This was a retrospective, observational study. The study initially included all patients diagnosed with ALL, younger than 19 years, and admitted to Hospital de Pediatría SAMIC "Prof. Dr. Juan P. Garrahan" between January 1990 and November 2016. All patients were enrolled into four consecutive treatment protocols: ALL-90, ALL-96, Acute Lymphoblastic Leukemia Intercontinental (ALLIC) 2002, and ALLIC 2009.16,17 The treatment was adapted to the risk group based on the criteria for each study. In all cases, diagnosis was made by light microscopy, flow cytometry, G-banding, and reverse transcription polymerase chain reaction (RT-PCR) in accordance with the methods previously described for such determinations.18-21

No exclusion criteria were applied to analyze the clinical and demographic characteristics. For the analysis of biological characteristics, children younger than 1 year were excluded. For the rest of the study analyses, children who did not meet the following criteria were considered eligible for assessment: age younger than 1 year, receiving a previous treatment, and lost-to-follow-up.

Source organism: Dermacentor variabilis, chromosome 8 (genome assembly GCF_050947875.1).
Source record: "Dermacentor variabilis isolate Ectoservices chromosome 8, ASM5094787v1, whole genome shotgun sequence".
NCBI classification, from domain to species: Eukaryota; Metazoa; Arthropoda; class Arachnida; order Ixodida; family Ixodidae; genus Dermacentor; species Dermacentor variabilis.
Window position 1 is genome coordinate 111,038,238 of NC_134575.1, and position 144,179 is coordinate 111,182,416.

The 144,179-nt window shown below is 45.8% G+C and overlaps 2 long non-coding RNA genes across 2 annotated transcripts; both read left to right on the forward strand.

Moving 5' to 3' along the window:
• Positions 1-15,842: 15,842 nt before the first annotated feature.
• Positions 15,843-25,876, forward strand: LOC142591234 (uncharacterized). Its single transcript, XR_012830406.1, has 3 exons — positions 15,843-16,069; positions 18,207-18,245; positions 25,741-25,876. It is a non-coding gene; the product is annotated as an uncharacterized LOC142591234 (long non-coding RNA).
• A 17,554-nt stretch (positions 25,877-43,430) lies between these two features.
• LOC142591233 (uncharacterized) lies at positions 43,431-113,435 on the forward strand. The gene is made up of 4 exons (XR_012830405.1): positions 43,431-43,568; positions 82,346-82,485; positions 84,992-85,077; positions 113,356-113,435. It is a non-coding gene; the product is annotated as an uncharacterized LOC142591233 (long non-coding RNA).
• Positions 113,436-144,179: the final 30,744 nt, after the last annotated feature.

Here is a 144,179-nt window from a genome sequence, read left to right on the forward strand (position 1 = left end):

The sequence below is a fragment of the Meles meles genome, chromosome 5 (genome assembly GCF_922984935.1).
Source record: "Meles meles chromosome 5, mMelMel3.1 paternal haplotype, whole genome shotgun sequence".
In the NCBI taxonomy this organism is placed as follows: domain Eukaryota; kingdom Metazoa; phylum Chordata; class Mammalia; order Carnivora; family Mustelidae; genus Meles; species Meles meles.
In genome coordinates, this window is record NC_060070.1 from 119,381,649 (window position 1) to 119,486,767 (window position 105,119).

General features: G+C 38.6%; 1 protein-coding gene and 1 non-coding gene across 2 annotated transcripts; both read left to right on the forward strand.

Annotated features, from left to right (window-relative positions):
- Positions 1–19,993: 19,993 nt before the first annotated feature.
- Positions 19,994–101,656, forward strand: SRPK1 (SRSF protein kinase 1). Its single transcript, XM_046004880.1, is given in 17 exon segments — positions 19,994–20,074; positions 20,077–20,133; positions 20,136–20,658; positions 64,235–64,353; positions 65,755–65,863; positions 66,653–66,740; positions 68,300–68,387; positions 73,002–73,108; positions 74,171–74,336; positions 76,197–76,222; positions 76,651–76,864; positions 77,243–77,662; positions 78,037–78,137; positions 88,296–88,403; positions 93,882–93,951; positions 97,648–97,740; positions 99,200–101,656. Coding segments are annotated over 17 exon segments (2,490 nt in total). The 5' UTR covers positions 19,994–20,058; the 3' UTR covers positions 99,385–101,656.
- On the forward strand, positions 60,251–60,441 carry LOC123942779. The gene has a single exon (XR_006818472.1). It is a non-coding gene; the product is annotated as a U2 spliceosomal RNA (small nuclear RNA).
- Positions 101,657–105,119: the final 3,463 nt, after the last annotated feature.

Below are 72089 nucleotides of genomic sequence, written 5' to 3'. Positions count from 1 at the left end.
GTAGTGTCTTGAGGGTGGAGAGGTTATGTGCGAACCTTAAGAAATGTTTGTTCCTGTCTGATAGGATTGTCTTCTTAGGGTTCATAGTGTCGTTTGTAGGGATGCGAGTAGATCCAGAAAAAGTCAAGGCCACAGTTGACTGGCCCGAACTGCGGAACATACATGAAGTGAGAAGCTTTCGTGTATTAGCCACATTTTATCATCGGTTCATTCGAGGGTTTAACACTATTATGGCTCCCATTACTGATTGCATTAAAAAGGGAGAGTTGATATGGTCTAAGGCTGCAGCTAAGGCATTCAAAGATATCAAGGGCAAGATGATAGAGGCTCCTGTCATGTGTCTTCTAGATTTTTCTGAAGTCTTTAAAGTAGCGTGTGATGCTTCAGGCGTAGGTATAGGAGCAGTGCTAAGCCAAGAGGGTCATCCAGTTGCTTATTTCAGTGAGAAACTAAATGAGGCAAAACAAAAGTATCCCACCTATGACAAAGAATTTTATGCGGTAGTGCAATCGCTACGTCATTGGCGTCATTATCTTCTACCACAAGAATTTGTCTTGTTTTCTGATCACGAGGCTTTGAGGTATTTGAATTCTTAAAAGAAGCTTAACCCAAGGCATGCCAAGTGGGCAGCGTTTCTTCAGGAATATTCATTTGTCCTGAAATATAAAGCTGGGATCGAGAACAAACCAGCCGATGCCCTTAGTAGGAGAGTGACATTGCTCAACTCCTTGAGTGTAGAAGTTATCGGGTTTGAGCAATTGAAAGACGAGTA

The outcome measures assessed for the analysis of clinical and demographic characteristics were baseline leukocyte count, extramedullary involvement at the time of diagnosis, and distribution by age and sex. For the analysis of biological characteristics, immunophenotype, cytogenetics, and recurrent genetic abnormalities were used. In addition, early treatment response (response to prednisone by Day 8, morphologic remission in the bone marrow by Day 15), stratification by risk group (high, standard or low risk of lack of treatment response according to the criteria implemented in the treatment protocols),16,17 EFS, event-free interval (EFI), OS, and mortality causes, including TRMM, were analyzed.